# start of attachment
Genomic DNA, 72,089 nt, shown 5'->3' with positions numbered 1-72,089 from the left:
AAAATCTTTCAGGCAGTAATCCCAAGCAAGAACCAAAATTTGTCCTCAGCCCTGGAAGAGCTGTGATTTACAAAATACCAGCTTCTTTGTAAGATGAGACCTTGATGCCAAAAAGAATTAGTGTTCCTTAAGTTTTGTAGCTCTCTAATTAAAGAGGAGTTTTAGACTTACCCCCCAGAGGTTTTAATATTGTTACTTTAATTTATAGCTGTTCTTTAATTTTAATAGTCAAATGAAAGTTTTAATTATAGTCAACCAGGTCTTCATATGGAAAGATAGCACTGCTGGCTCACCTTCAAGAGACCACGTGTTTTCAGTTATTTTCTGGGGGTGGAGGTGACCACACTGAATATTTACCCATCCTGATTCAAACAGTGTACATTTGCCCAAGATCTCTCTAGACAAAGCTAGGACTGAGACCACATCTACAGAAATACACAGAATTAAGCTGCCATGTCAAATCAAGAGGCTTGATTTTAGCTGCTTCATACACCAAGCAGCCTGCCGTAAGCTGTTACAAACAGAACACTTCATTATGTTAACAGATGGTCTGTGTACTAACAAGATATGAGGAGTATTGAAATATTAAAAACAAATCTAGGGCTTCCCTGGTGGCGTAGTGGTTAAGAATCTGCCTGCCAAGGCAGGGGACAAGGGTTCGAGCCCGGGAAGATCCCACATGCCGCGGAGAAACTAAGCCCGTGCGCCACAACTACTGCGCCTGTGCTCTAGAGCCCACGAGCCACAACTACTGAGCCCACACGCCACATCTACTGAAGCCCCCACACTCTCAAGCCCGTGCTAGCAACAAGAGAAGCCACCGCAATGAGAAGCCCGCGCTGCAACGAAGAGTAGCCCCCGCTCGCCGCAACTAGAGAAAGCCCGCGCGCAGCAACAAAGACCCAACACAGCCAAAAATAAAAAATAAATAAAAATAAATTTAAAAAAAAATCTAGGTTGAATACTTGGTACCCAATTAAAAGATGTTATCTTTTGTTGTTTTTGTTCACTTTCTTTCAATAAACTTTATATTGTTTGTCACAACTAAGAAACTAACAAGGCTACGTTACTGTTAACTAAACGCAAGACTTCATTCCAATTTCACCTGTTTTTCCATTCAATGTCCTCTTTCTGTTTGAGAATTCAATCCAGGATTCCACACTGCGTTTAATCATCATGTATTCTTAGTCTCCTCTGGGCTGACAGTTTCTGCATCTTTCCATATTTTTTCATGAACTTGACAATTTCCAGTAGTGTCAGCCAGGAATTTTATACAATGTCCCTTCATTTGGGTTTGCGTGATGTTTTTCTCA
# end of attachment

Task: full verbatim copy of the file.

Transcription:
Genomic DNA, 72,089 nt, shown 5'->3' with positions numbered 1-72,089 from the left:
AAAATCTTTCAGGCAGTAATCCCAAGCAAGAACCAAAATTTGTCCTCAGCCCTGGAAGAGCTGTGATTTACAAAATACCAGCTTCTTTGTAAGATGAGACCTTGATGCCAAAAAGAATTAGTGTTCCTTAAGTTTTGTAGCTCTCTAATTAAAGAGGAGTTTTAGACTTACCCCCCAGAGGTTTTAATATTGTTACTTTAATTTATAGCTGTTCTTTAATTTTAATAGTCAAATGAAAGTTTTAATTATAGTCAACCAGGTCTTCATATGGAAAGATAGCACTGCTGGCTCACCTTCAAGAGACCACGTGTTTTCAGTTATTTTCTGGGGGTGGAGGTGACCACACTGAATATTTACCCATCCTGATTCAAACAGTGTACATTTGCCCAAGATCTCTCTAGACAAAGCTAGGACTGAGACCACATCTACAGAAATACACAGAATTAAGCTGCCATGTCAAATCAAGAGGCTTGATTTTAGCTGCTTCATACACCAAGCAGCCTGCCGTAAGCTGTTACAAACAGAACACTTCATTATGTTAACAGATGGTCTGTGTACTAACAAGATATGAGGAGTATTGAAATATTAAAAACAAATCTAGGGCTTCCCTGGTGGCGTAGTGGTTAAGAATCTGCCTGCCAAGGCAGGGGACAAGGGTTCGAGCCCGGGAAGATCCCACATGCCGCGGAGAAACTAAGCCCGTGCGCCACAACTACTGCGCCTGTGCTCTAGAGCCCACGAGCCACAACTACTGAGCCCACACGCCACATCTACTGAAGCCCCCACACTCTCAAGCCCGTGCTAGCAACAAGAGAAGCCACCGCAATGAGAAGCCCGCGCTGCAACGAAGAGTAGCCCCCGCTCGCCGCAACTAGAGAAAGCCCGCGCGCAGCAACAAAGACCCAACACAGCCAAAAATAAAAAATAAATAAAAATAAATTTAAAAAAAAATCTAGGTTGAATACTTGGTACCCAATTAAAAGATGTTATCTTTTGTTGTTTTTGTTCACTTTCTTTCAATAAACTTTATATTGTTTGTCACAACTAAGAAACTAACAAGGCTACGTTACTGTTAACTAAACGCAAGACTTCATTCCAATTTCACCTGTTTTTCCATTCAATGTCCTCTTTCTGTTTGAGAATTCAATCCAGGATTCCACACTGCGTTTAATCATCATGTATTCTTAGTCTCCTCTGGGCTGACAGTTTCTGCATCTTTCCATATTTTTTCATGAACTTGACAATTTCCAGTAGTGTCAGCCAGGAATTTTATACAATGTCCCTTCATTTGGGTTTGCGTGATGTTTTTCTCA